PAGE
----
Crimson Hunter (Onyx Assassins #6) Read Online Samantha Whiskey

Categories Genre: Alpha Male, Bad Boy, Fantasy/Sci-fi, Magic, Paranormal, Romance Tags Authors: Series: Onyx Assassins Series by Samantha Whiskey

Total pages in book: 90
Estimated words: 84864 (not accurate)
Estimated Reading Time in minutes: 424(@200wpm)___ 339(@250wpm)___ 283(@300wpm)

I’ll do anything to save her.

As an immortal, elite Hunter with the ability to stop time,
I’ve never lost a battle.

Until her.

Grace is gorgeous, smart, and has zero fear of all six and half feet of me.
But she’s the last person I should be falling for.
First, she’s human.
Second, she’s dying.
And stopping time won’t save her.

When she becomes my enemy’s latest target, I make it my personal mission to keep her safe.
Having her close is a blessing and a curse, and the more time we spend together,
the more I realize our fates are intertwined in more ways than one.

But the outside threat is the least of my problems.
Her heartbeats are limited, and I can’t fathom my eternity without her.
The only cure is a sliver of hope packaged in a nightmare–it’ll either heal her or kill her faster.
Together, we’ll have to decide whether to savor the precious weeks we have, or risk it all for our chance at forever…
Before our enemy decides for us.

*************FULL BOOK START HERE*************



The thing about controlling something that’s supposed to be finite—like time—when already damn-near immortal, is that the longer I lived, the less it meant. Seconds blended into hours, into weeks, months, years, and those became decades that morphed into centuries.

Living over a thousand years could make even the most appreciative vampire a little bored, but having a power like mine—being able to stop and start time at will—was turning me…apathetic.

Had it really been a thousand years if I’d spent five hundred of them in stasis with my brothers? Adding in all the time I’d passed in my little bubble of solitude while pausing it for others, it was probably well over a thousand, actually.

I felt fucking ancient.

I stretched my legs out before me, crossed my booted feet, and leaned back against the wood slats of the too-small bench under the lamppost outside Edgemont Memorial, which had become my habit these last months. There was so much emotion on the faces of the humans coming and going through the glass doors of the hospital that I couldn't help but feel whatever they were manifesting.

If I were my brother Saint, I’d be able to project a little calm into the new father walking by with his partner, pushing their new baby toward a waiting car in a wheelchair that looked like it might fly away at any second with the amount of balloons tied to the handles. Not sure he was capable of projecting much more than pain right now, though.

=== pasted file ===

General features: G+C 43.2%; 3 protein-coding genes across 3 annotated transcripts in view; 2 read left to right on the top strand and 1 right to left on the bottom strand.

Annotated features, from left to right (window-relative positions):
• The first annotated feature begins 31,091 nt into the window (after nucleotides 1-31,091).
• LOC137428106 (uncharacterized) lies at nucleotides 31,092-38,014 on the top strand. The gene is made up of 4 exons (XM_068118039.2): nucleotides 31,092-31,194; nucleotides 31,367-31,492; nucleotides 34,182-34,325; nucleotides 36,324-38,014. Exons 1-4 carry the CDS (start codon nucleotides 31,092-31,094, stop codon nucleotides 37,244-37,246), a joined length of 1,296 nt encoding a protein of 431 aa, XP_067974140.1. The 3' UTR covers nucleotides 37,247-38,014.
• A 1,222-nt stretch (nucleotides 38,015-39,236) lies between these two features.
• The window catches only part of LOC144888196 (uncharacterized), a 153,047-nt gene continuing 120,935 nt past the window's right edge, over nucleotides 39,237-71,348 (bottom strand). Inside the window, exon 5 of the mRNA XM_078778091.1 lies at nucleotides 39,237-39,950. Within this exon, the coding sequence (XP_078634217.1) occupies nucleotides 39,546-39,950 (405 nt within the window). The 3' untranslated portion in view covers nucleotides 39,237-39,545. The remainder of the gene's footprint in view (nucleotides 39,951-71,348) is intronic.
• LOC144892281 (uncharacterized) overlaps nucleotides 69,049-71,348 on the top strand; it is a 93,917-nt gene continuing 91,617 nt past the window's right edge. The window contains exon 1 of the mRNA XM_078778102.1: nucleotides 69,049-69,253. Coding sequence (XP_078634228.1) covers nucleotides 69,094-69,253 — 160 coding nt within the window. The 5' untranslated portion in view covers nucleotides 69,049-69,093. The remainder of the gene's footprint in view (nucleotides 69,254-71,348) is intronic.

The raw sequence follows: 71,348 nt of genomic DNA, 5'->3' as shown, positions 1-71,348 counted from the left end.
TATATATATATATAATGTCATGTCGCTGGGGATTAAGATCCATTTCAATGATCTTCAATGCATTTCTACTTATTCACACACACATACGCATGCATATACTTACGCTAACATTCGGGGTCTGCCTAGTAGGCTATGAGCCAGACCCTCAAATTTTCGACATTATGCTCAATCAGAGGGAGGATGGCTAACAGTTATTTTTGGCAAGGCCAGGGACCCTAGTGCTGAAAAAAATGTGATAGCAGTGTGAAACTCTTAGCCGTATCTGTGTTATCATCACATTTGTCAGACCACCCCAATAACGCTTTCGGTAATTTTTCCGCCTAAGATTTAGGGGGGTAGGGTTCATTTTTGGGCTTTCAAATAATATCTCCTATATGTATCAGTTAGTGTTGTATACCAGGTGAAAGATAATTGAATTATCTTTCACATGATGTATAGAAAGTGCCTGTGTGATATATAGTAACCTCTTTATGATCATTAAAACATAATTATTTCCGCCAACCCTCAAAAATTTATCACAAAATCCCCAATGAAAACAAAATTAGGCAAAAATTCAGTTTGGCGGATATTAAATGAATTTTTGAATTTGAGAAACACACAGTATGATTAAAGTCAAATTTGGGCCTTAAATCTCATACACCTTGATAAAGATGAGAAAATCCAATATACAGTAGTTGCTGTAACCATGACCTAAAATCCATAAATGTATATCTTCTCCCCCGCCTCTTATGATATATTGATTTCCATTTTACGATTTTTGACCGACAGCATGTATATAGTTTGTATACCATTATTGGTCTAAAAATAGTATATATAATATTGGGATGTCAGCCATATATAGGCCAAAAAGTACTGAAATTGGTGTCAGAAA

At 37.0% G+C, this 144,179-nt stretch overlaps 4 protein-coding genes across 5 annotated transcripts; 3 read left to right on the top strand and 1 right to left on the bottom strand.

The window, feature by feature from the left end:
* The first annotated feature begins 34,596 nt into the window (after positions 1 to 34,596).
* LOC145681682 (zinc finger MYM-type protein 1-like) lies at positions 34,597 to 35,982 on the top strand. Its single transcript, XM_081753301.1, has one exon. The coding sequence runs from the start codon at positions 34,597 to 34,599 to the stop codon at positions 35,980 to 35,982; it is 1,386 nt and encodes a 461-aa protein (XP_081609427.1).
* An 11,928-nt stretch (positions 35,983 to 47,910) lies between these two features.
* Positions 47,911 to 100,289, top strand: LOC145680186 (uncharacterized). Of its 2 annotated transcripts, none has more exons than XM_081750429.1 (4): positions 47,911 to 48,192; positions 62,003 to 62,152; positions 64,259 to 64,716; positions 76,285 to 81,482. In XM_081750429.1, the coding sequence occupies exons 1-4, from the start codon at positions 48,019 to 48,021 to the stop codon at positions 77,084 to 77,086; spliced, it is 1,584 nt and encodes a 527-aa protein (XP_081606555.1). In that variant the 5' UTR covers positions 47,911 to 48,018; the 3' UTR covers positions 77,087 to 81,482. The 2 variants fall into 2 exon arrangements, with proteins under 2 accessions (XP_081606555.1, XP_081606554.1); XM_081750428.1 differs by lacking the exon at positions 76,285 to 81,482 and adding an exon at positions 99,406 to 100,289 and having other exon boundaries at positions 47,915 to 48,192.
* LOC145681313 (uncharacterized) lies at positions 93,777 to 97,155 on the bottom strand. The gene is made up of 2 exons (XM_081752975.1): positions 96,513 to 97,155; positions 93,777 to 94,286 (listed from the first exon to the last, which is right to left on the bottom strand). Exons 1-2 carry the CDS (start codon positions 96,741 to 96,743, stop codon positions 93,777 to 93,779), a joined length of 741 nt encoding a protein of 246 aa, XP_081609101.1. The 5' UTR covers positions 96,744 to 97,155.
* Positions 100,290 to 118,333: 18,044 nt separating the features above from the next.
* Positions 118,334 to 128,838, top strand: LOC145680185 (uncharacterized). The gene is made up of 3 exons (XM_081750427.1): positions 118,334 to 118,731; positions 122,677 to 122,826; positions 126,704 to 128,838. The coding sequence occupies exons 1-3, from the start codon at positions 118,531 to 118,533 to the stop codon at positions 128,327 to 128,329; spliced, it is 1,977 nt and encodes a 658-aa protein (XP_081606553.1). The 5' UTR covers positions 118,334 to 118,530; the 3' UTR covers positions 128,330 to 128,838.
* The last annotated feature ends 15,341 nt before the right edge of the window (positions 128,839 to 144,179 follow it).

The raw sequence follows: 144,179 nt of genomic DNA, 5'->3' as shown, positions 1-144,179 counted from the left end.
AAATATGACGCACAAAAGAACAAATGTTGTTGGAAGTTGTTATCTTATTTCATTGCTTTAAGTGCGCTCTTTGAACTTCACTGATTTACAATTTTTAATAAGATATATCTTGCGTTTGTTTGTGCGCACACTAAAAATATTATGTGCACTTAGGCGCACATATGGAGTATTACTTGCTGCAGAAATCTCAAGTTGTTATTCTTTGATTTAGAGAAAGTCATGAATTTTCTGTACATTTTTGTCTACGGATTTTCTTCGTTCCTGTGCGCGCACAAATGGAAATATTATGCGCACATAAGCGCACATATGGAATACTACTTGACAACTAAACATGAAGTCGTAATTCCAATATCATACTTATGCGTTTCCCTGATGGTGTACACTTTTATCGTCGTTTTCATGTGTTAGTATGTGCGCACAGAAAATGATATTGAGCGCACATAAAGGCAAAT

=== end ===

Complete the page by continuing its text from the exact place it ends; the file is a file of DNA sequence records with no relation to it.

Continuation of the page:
A smile curved my lips at the careful way the father put the infant into the back of the sedan, handling the giant plastic case—shit, they said car seat now—with the utmost reverence. I could see the thrumming of his elevated pulse at his neck from the twenty feet that separated us, and smell the complicated mix of his fear and elation on the night breeze.

How did it feel to create life? To be responsible for something so helpless and yet so meaningful? Not that my life wasn’t meaningful. It was. I existed not only in service to my king, but also my chosen brothers, fighting the battles that kept our kind—vampires—alive.

A steady, familiar heartbeat approached from my left, and I didn’t bother turning to look, or reaching for a weapon. It was Talon, the youngest of my brothers, and at least he was in human form.

He took the seat next to me and crossed his ankle over his knee, resting his elbows back on the highest rung on the bench. “Figured I’d find you here.”

“So you have.” I scratched my chin through my dark beard. Talon was the only one out of the six of us—fuck, make that five after Samuel’s betrayal—that I didn’t have to fake a smile for or force a quippy remark. “You could have called, you know.”

“The convenience of modern technology still…annoys me. Everyone is in such a damned hurry. It’s all about instant gratification.” He glanced my way, arching a dark blond brow over a Nordic-blue eye. “Should I be worried that you’re hanging with the terminals again?”

“Look at you, mastering modern slang.” I grinned.

“You holding the world at bay while we caught up definitely helped.” He turned back toward the hospital with a smile. Out of all of us—Zachariah, Dagon, myself, and especially Saint—he fit into this modern era the easiest, but since his gift was shapeshifting, Talon had always been the quickest to adapt to new situations.

I envied him for that.

“Was it the Marvel marathon that helped the most?” I asked, crossing my arms over my chest, the leather of my jacket tugging slightly over the Sigs holstered along the sides of my ribs. May nights were a touch too warm for outerwear, but I’d learned that humans tended to freak the fuck out when they saw me strapped. Turned out that at some point in the last few centuries, everyone had stopped walking around with swords. “Or maybe the hours and hours of historical documentaries we watched to catch up on the five centuries we spent in stasis?”

“It was the National Geographic specials.” He shrugged. “So many new animal forms to try out.” He could only turn into animals he’d seen, and since the first part of our lives had been spent in Europe and what was now Russia, he now had a wealth of new species to study and scare the shit out of us with.

“The Komodo dragon you pulled off yesterday evening at repast made Zachariah jump.” I studied the new father as he finished packing items into the trunk of the car, then led his partner to her seat with a look I recognized as pure love.

“Dagon didn’t laugh.” Talon’s brow furrowed.

“What, is my laughter not good enough for you now?” I teased, glancing his way and noting the tense set of his angular, aristocratic features.